Despite a strong performance from Elle Fanning, Michelle Carter, the teenager accused of convincing her boyfriend to commit suicide, remains a mystery. Photo: Steve Dietl/HULU
Right now, television loves nothing more than an experienced liar.
The first three months of 2022, an era of must-deceive TV, focused on series about a variety of false-tellers: CEOs of start-up companies who tell both small and massive lies in their quest for market dominance (Super Pumped , The Dropout , WeCrashed), scammers who scam unsuspecting people out of a lot of money (Inventing Anna, The Tinder Swindler), team owners who don’t talk openly about their financial situation (Winning Time), and suburban snobs who try to trick other people to frame a murder (The Pam Thing). The Girl From Plainville, a new Hulu limited series that debuts today, introduces another portrayal of a master con artist: a teen who misrepresents her role and grief over the untimely death of her boyfriend.
Like the previously cited examples, The Girl From Plainville is based on a true story, the so-called SMS suicide case, in which Michelle Carter was convicted of manslaughter by negligence for encouraging her boyfriend, Conrad Roy III, to take his own life. The series begins on July 13, 2014, the day of Conrad’s death, and begins by portraying the shock and anguish of his mother, Lynn (Chloë Sevigny); his father Conrad II or “Co” (Norbert Leo Butz); and Michelle (Elle Fanning), a girl from a nearby town in Massachusetts whom none of Conrad’s family knew, when they learn that Conrad (Colton Ryan) is no longer around. The narrative then follows the events that occur after this loss as Michelle becomes fixated on playing the role of the grieving widow as the police and eventually the prosecutors begin to investigate the circumstances of Conrad’s death. Flashbacks explaining how Conrad and Michelle met and providing a glimpse of the young man’s pre-existing anxiety and depression are also shown.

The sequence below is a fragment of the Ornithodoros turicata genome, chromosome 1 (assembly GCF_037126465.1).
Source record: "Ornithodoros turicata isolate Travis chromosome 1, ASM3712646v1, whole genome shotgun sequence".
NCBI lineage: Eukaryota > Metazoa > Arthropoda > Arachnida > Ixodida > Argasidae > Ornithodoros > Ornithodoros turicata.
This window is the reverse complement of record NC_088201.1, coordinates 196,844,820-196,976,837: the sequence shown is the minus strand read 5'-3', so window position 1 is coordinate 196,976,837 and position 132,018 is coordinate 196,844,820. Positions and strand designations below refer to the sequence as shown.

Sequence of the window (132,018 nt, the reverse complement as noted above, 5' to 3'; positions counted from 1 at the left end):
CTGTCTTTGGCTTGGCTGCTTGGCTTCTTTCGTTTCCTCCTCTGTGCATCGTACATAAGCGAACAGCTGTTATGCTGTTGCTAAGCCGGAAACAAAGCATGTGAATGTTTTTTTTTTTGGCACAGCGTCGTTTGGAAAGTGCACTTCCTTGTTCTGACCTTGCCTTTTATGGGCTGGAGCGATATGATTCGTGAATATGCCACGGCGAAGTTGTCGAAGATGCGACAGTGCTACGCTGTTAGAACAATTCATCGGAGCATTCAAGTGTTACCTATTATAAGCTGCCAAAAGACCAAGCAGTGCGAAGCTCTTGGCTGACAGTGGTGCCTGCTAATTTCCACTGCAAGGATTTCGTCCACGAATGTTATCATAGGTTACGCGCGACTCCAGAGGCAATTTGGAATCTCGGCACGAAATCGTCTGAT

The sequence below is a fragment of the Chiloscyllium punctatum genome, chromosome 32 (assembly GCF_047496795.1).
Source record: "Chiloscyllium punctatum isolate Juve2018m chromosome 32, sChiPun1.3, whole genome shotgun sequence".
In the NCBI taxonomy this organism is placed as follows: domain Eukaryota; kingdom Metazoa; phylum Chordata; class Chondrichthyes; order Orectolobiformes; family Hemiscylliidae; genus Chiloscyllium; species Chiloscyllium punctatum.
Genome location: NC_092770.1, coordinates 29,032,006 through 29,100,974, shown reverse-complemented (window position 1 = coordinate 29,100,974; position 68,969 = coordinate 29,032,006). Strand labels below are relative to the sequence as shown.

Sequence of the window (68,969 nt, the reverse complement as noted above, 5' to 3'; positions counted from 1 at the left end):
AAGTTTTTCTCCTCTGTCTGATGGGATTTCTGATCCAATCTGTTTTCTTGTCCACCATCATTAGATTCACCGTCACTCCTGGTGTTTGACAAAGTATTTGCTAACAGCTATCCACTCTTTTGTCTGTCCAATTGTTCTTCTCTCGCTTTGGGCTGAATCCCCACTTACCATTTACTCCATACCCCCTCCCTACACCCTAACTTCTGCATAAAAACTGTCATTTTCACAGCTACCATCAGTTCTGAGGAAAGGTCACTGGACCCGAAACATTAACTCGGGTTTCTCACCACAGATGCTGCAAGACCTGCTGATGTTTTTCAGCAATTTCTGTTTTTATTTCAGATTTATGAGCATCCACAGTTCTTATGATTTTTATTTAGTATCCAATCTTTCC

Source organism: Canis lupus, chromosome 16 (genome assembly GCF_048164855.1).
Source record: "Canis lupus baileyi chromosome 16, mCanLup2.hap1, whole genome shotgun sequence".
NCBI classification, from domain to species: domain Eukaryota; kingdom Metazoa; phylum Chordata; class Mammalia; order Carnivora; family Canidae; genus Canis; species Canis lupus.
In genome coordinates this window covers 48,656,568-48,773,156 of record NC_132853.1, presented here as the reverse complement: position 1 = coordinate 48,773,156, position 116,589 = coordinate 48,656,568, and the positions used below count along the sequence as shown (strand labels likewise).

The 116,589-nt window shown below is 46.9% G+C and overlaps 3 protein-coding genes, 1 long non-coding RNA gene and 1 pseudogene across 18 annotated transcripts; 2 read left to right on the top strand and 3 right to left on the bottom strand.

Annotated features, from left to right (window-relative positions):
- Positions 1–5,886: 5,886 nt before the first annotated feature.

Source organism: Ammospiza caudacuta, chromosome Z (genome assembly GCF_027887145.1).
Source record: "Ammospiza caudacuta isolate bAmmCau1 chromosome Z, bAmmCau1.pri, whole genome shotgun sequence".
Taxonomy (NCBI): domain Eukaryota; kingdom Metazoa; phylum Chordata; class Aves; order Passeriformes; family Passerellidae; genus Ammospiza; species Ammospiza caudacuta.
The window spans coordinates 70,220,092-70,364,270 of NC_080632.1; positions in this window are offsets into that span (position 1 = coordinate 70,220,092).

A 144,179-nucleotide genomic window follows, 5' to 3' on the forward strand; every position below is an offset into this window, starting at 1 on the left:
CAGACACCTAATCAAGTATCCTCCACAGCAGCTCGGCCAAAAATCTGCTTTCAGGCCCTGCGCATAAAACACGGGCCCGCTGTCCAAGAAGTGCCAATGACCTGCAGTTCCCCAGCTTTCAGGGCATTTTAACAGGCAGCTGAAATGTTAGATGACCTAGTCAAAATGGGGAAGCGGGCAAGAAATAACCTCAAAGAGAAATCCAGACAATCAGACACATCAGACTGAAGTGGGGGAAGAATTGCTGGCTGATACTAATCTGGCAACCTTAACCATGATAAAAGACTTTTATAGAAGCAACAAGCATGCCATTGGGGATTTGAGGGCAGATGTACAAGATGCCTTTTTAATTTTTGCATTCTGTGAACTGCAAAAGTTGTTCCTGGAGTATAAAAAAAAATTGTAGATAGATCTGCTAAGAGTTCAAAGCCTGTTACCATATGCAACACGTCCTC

It all adds up to a series that’s as much about how these two teenagers feel misunderstood and marginalized as it is about what Michelle Carter did and why she did it. If you come to The Girl From Plainville looking for answers to questions that start with why, you will be disappointed. One of the flaws of this well-acted but overly stretched limited series is that we never get enough insight into Michelle’s behavior. Considering that creators Liz Hannah (The Post) and Patrick Macmanus (Dr. Death) adapted this from an Esquire article about a widely publicized case, the lack of additional perspective may make some wonder why they chose a screenplay version have to watch a story she knows.
The first three episodes, out today on Hulu — with the remaining five coming weekly — make a strong case for The Girl From Plainville as a character study, particularly from Michelle, who is played with instinctive fluidity by Fanning. A high school student who is included but not necessarily hugged by her classmates, Fanning’s Michelle appears vulnerable and insecure to many of her friends, but is fixed and disturbed in more private moments. Her defining trait, at least as the series tells it, is a desire to attract attention and be liked. To that end, it is implied, though never confirmed, that she fueled Conrad’s suicidal thoughts in order to be showered with sympathy.